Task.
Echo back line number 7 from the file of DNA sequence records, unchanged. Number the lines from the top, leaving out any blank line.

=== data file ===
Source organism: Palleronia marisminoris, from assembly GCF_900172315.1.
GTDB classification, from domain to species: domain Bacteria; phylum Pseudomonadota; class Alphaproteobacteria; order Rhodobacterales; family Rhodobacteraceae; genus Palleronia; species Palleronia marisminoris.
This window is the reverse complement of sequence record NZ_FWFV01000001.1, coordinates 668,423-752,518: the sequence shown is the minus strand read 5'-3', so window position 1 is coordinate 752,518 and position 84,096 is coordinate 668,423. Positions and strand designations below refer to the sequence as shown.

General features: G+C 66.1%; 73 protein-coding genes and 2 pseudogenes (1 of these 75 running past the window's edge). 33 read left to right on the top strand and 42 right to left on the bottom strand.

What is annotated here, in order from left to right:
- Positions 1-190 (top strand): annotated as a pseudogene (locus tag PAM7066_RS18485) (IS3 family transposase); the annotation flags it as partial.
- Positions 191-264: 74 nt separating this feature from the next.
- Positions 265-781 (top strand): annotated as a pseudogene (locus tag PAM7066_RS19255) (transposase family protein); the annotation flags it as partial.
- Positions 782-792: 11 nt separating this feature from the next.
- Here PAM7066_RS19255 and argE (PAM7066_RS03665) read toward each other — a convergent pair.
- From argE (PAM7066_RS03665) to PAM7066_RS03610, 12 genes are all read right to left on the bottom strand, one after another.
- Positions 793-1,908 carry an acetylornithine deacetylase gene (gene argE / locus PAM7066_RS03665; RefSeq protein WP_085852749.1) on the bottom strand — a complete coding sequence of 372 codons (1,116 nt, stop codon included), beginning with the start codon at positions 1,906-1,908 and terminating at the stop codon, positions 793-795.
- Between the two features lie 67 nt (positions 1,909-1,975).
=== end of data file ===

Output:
- Positions 191-264: 74 nt separating this feature from the next.